The more you know, the more you sell

by Scot Kersgaard29 Mar 2016
When it comes to keeping customers and doing business with people you have worked with in the past, CoreLogic executive Olumide Soroye said there are two ways to put data to work.

“A lot of people have a book of business, but they don’t know what those people are doing with other lenders. You only know what they are doing with you. We have a view of the whole market, so we know what else they doing that you don’t see.  We trace it, we see all their transactions,” he said. “If you know they are going somewhere else, you can find out why and bring them back.”

Data can also be used to provide past clients, as well as potential clients, with information that is useful or at least interesting to them, such as recent sales in their neighborhood.

“You can use data to keep the customers you have. There is power in knowing what people are doing, what life events are affecting them. If you don’t reach out to them before someone else does, you will lose them,” Soroye said.

Soroye, CoreLogic’s managing director of Information Solutions, has degrees from Harvard and Nigeria’s Obafemi Awolowo University. He worked at QuinStreet and McKinsey & Company prior to joining CoreLogic.

Processing loans
Soroye said loan applications are a pain point for many customers, and that using data to remove some of that pain can turn a bad experience into a good one for clients and brokers alike.

“Good data can help you process the application in a way that gives the borrower a good experience,” he said.

“There is a lot of pressure to make the process more efficient. It costs an average of $7000 to process a loan from start to finish over 50 days, so a lot of people are not making a lot of money.

“There is severe customer pain in the process as well, a lot of shipping documents back and forth, answering the same questions over and over. No one is satisfied with the process. It is too hard and takes too long.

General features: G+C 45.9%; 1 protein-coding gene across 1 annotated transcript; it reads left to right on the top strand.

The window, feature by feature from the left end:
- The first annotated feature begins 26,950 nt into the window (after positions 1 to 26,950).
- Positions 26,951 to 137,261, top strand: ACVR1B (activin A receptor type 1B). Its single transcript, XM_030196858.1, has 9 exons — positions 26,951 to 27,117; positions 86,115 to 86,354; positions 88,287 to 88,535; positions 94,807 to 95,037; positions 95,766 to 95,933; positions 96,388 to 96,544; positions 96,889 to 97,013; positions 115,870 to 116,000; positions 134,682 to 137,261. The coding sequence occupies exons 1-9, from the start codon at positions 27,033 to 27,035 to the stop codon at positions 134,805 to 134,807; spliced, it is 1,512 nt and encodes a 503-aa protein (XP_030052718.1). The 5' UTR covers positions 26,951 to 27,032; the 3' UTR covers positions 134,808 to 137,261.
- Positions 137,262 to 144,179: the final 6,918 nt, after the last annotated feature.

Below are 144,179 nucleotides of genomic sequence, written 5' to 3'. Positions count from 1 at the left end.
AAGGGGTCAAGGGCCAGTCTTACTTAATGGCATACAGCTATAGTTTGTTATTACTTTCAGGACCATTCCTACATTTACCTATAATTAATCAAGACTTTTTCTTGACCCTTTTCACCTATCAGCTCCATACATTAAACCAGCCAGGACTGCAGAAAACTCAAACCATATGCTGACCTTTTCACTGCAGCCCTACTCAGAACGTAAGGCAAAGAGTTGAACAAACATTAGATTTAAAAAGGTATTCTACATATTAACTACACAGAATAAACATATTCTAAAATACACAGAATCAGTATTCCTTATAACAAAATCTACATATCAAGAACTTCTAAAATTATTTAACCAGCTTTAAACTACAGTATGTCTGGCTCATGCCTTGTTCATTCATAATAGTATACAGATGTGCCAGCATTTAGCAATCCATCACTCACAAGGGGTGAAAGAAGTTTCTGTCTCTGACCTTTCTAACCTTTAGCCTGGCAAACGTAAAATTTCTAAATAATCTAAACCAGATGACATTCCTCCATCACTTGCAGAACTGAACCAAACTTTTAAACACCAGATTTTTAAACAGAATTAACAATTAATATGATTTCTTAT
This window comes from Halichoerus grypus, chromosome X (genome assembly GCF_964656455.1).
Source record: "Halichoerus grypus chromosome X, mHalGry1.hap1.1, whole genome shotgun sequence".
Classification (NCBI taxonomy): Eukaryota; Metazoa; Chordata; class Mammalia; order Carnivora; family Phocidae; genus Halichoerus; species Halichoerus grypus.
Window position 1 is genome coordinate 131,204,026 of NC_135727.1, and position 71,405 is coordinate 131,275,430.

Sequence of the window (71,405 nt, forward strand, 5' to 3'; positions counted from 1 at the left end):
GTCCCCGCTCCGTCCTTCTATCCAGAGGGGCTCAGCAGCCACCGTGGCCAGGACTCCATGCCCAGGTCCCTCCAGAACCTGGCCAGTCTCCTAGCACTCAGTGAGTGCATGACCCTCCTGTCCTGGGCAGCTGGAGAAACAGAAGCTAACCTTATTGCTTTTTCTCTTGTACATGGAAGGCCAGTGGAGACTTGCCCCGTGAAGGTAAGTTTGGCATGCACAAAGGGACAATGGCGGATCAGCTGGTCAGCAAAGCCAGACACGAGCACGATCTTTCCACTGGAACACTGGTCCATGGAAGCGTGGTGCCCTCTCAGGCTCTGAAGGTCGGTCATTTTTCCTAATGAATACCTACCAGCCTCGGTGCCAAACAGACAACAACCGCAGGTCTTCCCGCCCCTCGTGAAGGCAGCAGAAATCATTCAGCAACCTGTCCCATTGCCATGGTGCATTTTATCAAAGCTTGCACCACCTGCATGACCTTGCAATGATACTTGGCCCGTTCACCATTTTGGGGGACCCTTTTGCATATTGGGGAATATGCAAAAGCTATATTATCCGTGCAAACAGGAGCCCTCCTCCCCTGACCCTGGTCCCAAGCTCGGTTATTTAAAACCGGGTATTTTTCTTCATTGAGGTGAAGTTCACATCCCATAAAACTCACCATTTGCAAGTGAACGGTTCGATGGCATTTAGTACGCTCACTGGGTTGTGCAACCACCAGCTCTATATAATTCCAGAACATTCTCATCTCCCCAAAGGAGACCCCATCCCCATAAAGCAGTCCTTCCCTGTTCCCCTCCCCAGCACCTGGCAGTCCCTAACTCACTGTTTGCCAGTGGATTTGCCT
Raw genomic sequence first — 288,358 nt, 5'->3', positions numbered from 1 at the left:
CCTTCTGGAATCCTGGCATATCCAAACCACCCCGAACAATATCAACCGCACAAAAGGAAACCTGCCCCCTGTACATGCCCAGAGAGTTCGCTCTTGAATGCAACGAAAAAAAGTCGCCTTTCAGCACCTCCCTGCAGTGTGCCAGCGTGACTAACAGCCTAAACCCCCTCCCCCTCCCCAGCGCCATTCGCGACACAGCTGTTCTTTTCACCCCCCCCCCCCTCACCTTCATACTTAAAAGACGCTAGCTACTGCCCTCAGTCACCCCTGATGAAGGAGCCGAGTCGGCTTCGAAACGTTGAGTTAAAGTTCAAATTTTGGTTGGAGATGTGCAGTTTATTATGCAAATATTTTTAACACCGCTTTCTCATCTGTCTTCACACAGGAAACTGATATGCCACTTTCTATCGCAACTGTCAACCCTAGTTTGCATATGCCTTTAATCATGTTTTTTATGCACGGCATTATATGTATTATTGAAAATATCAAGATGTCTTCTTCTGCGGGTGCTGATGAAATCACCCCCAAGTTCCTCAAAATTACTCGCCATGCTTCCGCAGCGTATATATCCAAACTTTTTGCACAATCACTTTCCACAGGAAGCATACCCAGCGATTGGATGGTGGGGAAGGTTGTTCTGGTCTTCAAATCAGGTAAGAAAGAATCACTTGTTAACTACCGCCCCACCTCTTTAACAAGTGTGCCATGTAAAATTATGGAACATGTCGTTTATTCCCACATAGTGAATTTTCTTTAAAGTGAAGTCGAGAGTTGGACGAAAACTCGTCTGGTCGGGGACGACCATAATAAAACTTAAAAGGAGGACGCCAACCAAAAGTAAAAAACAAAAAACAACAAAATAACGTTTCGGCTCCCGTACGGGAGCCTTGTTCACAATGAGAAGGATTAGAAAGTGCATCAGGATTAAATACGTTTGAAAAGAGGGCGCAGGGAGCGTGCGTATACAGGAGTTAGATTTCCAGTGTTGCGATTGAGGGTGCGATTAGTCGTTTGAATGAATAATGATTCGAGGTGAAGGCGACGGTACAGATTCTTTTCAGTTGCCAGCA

“You make them fill out these really long forms, and ask for information that people don’t have and have to find. If you could mine public data sources to autofill parts of these forms, and just have the client check it over for accuracy, you would greatly reduce their burden and give them a much better experience,” Soroye said.

While some people might be concerned about the amount of data that is public record, he said most appreciate how it makes the process easier, especially when the data is limited to things like legal descriptions, the size of a lot and the age of a house.  “People don’t push back on data. Not at all. Autofilling that sort of thing doesn’t create a ton of questions.

“Some things seem  a bit more invasive to people, verifying income from an employer for instance will raise questions, but you’re going to do it at some point, so doing it right up front gives them a chance to correct it so it doesn’t come up later and raise questions.

“People are getting more and more comfortable with the digital experience. People are getting used to autofill when they are filling out forms online. As digital acceptance gets higher, things like this will become even easier,” he said.

Next week: Olumide Soroye discusses how data can be used to improve risk analysis and the appraisal process.

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